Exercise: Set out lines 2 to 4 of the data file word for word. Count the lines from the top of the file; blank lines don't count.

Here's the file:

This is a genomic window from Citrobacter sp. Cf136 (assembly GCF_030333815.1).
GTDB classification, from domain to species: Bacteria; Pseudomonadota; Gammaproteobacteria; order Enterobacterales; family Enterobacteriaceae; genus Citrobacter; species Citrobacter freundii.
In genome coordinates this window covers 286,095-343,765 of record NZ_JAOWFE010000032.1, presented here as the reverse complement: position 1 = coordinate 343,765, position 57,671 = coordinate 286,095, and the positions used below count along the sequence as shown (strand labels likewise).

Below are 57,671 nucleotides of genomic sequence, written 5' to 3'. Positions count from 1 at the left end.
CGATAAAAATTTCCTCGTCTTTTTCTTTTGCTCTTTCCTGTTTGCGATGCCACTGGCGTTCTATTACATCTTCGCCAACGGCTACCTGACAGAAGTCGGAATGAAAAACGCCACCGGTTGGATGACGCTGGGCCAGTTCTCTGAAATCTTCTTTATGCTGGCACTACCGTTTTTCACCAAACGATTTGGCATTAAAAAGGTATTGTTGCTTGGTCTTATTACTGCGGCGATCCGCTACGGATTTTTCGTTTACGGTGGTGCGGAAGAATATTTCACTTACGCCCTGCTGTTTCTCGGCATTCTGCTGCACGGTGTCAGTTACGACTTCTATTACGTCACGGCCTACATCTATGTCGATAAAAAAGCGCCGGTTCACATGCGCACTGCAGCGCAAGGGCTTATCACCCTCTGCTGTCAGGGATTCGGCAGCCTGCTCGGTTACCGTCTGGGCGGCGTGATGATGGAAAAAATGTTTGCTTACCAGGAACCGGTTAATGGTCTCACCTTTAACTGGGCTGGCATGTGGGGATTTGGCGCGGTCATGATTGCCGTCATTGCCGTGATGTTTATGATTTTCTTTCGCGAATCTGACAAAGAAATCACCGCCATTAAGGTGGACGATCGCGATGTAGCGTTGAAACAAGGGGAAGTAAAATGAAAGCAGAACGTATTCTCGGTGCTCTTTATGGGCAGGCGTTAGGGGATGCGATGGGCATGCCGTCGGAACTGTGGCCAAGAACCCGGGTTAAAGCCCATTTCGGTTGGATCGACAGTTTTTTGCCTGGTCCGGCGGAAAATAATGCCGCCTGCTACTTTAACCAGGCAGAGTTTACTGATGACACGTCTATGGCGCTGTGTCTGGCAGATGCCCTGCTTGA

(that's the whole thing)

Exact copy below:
GTDB classification, from domain to species: Bacteria; Pseudomonadota; Gammaproteobacteria; order Enterobacterales; family Enterobacteriaceae; genus Citrobacter; species Citrobacter freundii.
In genome coordinates this window covers 286,095-343,765 of record NZ_JAOWFE010000032.1, presented here as the reverse complement: position 1 = coordinate 343,765, position 57,671 = coordinate 286,095, and the positions used below count along the sequence as shown (strand labels likewise).

Below are 57,671 nucleotides of genomic sequence, written 5' to 3'. Positions count from 1 at the left end.